In the one year that Can-Spam's been the law of the land, most e-mail marketers have learned to live with its requirements -- such as providing valid opt-out links in commercial e-mails.
Any wanna-be pundit can produce the perfunctory industry predictions at year-end--even this one. But some of these predictions may surprise you.
Reality TV had nothing on the Web last week as I watched an edge-of-your-seat, nail-biting story unfold: a story worthy of anything shown on "Law and Order."
In one of the most bone-headed decisions by any corporate entity since New Coke was released, Lycos Europe has developed (and until recently) was distributing a screensaver that would issue denial of service attacks against servers housing alleged spammers.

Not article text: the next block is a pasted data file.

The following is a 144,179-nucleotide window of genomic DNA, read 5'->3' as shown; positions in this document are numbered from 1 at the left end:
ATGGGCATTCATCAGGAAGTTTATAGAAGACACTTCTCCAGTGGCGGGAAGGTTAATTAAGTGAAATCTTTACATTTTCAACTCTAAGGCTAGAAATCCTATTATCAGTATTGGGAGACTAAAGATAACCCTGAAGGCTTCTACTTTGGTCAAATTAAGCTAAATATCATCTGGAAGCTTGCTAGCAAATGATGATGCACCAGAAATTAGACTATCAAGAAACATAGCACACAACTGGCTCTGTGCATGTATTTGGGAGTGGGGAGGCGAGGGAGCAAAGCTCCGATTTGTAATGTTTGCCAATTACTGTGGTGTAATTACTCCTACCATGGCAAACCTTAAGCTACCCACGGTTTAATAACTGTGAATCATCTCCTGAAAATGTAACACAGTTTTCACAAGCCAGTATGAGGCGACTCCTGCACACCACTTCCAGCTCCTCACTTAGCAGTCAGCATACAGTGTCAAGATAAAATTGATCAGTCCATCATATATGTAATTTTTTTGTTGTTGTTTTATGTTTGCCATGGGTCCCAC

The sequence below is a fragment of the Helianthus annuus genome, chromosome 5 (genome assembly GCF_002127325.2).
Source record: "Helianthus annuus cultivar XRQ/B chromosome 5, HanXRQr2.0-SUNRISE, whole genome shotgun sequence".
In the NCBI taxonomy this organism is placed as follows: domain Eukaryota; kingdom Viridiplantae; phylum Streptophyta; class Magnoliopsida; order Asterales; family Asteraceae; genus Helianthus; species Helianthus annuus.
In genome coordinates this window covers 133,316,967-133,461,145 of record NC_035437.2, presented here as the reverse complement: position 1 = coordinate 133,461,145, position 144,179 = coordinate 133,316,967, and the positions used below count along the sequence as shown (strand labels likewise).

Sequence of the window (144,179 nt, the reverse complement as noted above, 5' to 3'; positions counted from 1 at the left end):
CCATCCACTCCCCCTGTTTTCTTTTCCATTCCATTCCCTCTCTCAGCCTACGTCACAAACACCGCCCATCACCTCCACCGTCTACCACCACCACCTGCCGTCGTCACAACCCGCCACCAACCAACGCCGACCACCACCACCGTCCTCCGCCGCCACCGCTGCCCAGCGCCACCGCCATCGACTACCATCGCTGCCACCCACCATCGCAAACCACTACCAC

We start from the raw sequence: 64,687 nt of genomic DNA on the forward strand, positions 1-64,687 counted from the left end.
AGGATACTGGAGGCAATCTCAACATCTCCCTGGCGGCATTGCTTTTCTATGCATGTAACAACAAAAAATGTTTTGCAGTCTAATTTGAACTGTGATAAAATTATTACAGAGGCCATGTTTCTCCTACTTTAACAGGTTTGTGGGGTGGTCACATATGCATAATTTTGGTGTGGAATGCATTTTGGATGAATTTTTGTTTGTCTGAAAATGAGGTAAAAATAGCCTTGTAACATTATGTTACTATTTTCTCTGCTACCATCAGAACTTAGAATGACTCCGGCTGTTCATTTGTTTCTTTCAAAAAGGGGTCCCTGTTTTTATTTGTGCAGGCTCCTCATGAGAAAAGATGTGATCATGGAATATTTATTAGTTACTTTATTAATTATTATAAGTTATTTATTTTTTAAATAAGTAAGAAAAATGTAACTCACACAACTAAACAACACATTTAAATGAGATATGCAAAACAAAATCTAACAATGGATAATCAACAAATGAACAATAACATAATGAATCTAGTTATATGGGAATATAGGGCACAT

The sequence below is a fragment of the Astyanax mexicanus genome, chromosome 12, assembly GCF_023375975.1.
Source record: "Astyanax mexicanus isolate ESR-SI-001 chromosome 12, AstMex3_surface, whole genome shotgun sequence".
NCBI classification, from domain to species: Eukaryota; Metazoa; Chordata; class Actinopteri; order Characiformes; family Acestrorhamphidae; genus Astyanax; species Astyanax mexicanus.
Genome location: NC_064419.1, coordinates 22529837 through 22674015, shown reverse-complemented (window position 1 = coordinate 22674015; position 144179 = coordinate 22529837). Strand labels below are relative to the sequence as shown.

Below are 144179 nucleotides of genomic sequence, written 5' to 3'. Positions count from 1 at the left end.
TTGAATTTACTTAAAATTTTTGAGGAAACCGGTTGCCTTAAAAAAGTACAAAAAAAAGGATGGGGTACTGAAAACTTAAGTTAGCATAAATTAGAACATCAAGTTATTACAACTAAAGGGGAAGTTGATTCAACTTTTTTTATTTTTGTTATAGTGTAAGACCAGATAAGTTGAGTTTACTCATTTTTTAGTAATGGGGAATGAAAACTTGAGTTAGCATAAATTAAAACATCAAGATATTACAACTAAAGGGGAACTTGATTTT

A few years ago plenty was being written about the potential goldmine that viral e-mail marketing offered online marketers who learned how to take advantage of it.
Alright, it's that time of year when I put on my prestidigitation hat and make my 2005 predications for e-mail.
The most fundamental unit of online advertising, exactly what constitutes an impression, has finally been decided by the Interactive Advertising Bureau (IAB), or at least suggested and recommended.
I just got off the stage from an e-mail panel at Ad:Tech and for those that could not be there, here is a summary of what I talked about:
It is hard to believe that the anniversary of the first banner ad just hit 10 years this week and of course e-mail marketing has been around just as long. Ten years!
One of the interesting new products that I saw at the DMA show was EMChoice, developed by QuinStreet.